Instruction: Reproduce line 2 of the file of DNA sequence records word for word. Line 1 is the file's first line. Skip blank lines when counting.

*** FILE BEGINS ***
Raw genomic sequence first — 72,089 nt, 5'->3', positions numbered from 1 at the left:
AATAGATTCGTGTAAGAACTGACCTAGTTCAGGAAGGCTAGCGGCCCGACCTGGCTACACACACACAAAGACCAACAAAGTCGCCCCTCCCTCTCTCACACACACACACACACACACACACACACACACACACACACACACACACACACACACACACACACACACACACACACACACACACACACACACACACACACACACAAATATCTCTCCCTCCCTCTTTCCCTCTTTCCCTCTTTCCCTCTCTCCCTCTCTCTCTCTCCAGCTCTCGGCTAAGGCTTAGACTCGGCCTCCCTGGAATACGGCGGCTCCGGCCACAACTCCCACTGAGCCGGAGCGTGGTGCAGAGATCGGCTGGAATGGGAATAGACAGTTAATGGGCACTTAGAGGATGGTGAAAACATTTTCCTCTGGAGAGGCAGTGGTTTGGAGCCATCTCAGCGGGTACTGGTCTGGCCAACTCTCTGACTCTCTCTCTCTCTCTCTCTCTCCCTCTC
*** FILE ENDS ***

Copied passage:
AATAGATTCGTGTAAGAACTGACCTAGTTCAGGAAGGCTAGCGGCCCGACCTGGCTACACACACACAAAGACCAACAAAGTCGCCCCTCCCTCTCTCACACACACACACACACACACACACACACACACACACACACACACACACACACACACACACACACACACACACACACACACACACACACACACACACACACACACAAATATCTCTCCCTCCCTCTTTCCCTCTTTCCCTCTTTCCCTCTCTCCCTCTCTCTCTCTCCAGCTCTCGGCTAAGGCTTAGACTCGGCCTCCCTGGAATACGGCGGCTCCGGCCACAACTCCCACTGAGCCGGAGCGTGGTGCAGAGATCGGCTGGAATGGGAATAGACAGTTAATGGGCACTTAGAGGATGGTGAAAACATTTTCCTCTGGAGAGGCAGTGGTTTGGAGCCATCTCAGCGGGTACTGGTCTGGCCAACTCTCTGACTCTCTCTCTCTCTCTCTCTCTCCCTCTC